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Abstract: Background: After the emergence of the first vaccines against the COVID-19, public health authorities have promoted mass vaccination in order to achieve herd immunity and reduce the effects of the disease. Vaccination rates have differed between countries, depending on supply (availability of resources) and demand (altruism and resistance to vaccination) factors.
Methods: This work considers the hypothesis that individuals' health altruism has been an important factor to explain the different levels of vaccination between countries, using the number of transplants as a proxy for altruism. Taking European Union's countries to remove, as far as possible, supply factors that might affect vaccination, we carry out cross-sectional regressions for the most favorable date of the vaccination process (maximum vaccination speed) and for each month during the vaccination campaign.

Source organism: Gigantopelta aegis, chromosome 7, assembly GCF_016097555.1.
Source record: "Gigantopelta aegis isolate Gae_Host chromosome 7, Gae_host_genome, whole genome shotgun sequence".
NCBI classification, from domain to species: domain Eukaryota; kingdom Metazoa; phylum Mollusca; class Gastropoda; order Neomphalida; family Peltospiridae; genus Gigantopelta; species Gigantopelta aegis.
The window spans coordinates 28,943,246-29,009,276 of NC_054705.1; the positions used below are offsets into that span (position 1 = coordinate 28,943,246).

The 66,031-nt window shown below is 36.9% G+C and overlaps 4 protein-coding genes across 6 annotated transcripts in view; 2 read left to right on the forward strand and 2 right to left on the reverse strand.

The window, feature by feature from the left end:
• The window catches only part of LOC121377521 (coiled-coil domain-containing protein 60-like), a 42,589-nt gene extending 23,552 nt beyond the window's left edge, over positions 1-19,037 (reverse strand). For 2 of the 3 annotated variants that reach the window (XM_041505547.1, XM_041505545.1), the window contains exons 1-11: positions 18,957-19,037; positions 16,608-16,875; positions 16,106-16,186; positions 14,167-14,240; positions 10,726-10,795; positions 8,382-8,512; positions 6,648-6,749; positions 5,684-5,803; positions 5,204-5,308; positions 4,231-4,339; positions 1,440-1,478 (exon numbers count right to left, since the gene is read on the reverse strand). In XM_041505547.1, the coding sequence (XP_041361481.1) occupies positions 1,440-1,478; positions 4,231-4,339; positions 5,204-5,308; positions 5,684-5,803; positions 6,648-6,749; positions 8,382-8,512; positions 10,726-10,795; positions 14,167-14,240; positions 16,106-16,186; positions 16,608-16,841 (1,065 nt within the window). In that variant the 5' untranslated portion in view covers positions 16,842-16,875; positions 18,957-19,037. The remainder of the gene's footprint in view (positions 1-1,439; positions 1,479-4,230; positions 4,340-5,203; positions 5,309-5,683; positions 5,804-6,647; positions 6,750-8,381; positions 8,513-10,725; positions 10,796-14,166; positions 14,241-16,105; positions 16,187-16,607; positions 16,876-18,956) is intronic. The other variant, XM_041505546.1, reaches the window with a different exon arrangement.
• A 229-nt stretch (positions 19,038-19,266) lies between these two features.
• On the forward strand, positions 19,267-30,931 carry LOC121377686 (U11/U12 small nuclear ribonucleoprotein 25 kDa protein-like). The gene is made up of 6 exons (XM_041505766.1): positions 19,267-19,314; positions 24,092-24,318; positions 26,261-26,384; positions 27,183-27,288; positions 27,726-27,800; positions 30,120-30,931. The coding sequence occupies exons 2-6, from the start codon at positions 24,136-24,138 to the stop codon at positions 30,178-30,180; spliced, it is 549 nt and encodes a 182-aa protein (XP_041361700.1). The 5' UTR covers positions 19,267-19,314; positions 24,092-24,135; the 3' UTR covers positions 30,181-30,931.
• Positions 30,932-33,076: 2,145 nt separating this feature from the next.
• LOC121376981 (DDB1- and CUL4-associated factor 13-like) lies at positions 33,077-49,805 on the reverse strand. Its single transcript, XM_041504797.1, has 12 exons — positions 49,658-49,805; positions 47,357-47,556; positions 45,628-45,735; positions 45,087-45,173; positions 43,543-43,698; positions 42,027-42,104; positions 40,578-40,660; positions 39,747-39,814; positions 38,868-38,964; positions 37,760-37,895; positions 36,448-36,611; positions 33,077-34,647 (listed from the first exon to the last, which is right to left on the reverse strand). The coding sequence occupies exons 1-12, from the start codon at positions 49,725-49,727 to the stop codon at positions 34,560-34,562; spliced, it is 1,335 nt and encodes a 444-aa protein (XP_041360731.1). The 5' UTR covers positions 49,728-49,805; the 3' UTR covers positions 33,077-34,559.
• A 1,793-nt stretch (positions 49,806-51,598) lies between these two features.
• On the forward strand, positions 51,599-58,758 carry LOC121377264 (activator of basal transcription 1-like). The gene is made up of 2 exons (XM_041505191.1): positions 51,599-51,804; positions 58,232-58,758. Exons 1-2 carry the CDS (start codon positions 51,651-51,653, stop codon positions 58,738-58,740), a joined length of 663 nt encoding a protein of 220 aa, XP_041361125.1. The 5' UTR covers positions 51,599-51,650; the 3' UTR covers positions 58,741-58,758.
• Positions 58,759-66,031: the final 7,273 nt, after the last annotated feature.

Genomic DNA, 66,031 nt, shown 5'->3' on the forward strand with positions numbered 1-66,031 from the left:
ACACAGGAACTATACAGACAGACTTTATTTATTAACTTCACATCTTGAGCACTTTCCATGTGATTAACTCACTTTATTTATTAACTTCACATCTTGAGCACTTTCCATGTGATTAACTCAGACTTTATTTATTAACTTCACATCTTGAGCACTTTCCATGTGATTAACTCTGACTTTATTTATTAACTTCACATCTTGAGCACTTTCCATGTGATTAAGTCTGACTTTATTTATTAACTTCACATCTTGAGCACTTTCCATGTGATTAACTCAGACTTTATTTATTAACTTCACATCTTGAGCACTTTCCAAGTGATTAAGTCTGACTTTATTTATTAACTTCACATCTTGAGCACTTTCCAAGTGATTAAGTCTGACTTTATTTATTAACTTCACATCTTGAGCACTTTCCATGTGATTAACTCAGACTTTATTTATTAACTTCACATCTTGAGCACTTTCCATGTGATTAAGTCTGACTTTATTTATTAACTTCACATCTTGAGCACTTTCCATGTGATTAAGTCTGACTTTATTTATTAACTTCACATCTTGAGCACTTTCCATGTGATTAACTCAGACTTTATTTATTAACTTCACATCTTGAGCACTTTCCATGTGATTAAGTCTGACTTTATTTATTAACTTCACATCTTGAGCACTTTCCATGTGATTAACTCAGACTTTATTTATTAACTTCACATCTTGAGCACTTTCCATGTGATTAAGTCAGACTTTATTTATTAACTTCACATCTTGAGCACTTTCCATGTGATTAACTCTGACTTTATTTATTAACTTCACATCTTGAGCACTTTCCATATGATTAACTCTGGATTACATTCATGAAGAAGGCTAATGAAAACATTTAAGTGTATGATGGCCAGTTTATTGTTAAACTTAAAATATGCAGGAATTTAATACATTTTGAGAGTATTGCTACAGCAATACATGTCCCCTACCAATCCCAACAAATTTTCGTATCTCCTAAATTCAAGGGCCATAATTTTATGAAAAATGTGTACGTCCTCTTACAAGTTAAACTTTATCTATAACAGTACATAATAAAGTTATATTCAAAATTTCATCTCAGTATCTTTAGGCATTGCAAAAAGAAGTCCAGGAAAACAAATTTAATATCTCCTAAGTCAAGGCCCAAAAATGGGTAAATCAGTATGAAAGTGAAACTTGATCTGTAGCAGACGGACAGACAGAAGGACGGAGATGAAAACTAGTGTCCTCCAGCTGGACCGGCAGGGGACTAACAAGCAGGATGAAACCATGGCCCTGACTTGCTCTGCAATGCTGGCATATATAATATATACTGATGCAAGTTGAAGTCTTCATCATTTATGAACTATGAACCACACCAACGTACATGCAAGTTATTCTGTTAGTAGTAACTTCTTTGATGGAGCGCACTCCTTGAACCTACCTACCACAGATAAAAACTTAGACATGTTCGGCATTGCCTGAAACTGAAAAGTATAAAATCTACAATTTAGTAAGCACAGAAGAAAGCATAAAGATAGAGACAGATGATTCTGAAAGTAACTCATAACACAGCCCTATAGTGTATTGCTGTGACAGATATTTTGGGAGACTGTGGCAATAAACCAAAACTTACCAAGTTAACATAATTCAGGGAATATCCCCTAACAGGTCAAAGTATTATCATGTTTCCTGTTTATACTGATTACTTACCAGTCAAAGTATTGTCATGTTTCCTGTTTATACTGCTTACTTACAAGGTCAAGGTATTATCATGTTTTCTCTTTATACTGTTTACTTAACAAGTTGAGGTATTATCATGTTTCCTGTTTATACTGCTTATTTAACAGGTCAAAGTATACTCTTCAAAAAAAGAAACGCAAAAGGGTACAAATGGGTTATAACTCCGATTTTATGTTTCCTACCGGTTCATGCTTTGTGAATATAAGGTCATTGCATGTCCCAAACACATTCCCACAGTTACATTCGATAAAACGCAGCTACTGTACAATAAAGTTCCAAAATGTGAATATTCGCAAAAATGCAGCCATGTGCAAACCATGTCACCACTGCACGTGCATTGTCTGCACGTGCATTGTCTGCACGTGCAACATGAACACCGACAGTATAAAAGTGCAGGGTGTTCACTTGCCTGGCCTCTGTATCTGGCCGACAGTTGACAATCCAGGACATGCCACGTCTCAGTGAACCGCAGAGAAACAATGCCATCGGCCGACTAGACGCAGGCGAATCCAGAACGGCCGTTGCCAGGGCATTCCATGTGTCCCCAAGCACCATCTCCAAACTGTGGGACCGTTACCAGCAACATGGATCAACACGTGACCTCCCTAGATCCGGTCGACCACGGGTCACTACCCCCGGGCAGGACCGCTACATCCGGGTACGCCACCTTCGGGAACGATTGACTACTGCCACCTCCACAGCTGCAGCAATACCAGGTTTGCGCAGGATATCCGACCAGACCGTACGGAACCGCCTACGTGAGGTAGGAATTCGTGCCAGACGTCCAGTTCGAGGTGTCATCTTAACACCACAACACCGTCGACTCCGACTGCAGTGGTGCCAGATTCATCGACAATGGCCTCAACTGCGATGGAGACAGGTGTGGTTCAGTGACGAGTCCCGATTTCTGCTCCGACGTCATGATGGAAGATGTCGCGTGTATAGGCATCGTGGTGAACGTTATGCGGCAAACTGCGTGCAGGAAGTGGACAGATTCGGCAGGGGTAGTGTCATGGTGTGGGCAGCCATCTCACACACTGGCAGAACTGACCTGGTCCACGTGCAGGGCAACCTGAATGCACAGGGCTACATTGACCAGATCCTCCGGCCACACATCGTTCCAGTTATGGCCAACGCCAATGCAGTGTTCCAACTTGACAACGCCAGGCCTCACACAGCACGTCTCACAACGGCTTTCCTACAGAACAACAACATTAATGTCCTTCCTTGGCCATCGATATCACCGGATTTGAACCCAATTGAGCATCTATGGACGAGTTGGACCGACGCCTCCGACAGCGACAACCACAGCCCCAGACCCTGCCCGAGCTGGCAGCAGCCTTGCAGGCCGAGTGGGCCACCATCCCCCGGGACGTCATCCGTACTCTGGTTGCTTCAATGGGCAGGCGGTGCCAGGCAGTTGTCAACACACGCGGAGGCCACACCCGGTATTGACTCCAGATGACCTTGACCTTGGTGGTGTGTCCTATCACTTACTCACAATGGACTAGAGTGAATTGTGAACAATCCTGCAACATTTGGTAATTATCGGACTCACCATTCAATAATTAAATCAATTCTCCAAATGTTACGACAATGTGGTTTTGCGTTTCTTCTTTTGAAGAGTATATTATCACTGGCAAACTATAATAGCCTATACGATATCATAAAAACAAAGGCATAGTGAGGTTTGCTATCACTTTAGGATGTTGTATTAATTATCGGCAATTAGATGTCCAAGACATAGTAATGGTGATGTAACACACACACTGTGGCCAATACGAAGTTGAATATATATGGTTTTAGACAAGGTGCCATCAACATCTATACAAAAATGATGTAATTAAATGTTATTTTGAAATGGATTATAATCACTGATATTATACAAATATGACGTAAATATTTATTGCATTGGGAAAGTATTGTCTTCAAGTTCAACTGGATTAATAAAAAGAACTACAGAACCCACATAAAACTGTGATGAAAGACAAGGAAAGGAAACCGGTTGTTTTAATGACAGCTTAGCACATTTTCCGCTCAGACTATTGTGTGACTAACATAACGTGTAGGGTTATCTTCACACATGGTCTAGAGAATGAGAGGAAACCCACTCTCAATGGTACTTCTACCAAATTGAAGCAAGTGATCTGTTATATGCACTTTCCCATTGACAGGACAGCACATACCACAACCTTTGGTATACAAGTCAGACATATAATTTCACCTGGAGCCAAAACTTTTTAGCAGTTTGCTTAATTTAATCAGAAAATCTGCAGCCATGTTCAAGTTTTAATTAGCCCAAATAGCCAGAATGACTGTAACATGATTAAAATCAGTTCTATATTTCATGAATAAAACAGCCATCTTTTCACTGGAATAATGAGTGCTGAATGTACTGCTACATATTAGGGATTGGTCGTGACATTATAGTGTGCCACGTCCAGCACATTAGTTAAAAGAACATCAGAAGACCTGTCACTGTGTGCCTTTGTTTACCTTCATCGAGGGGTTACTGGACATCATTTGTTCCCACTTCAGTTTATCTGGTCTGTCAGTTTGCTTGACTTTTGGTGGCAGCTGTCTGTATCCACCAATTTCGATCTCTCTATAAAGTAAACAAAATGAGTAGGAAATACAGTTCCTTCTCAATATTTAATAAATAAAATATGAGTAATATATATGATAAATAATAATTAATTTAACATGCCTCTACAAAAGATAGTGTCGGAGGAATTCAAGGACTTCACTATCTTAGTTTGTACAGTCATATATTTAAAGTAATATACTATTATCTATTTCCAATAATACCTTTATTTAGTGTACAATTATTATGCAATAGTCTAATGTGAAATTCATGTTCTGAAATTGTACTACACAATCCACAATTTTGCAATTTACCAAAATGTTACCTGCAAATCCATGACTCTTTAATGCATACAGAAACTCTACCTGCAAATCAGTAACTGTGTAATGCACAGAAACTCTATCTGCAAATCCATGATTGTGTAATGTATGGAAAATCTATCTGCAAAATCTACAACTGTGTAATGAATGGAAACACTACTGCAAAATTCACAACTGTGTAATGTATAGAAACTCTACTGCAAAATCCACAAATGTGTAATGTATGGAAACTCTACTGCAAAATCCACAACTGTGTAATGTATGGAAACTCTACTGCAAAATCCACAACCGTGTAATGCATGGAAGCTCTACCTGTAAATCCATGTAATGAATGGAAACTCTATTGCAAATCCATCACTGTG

Results: Our findings confirm that altruism has affected vaccination rates against the COVID-19. We find a direct relationship between transplants rates (proxy variable) and vaccination rates during periods in which the decision to be vaccinated depended on the individual's choice, without supply restrictions. The results show that other demand factors have worked against vaccination: political polarization and belonging to the group of countries of the former Eastern bloc.
Conclusions: Altruism is a useful tool to define future vaccination strategies, since it favors the individuals' awareness for vaccination.
Fuente: Health Economics Review, 2023, 13(1), 2
Editorial: BioMed Central (part of Springer Nature)
Fecha de publicación: 01/01/2023
Nº de páginas: 12
Tipo de publicación: Artículo de Revista
Url de la publicación: https://doi.org/10.1186/s13561-022-00415-6
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HIERRO RECIO, LUIS ÁNGEL
DAVID PATIÑO RODRIGUEZ
ATIENZA MONTERO, PEDRO
GARZÓN GORDÓN, ANTONIO JOSÉ
DAVID CANTARERO PRIETO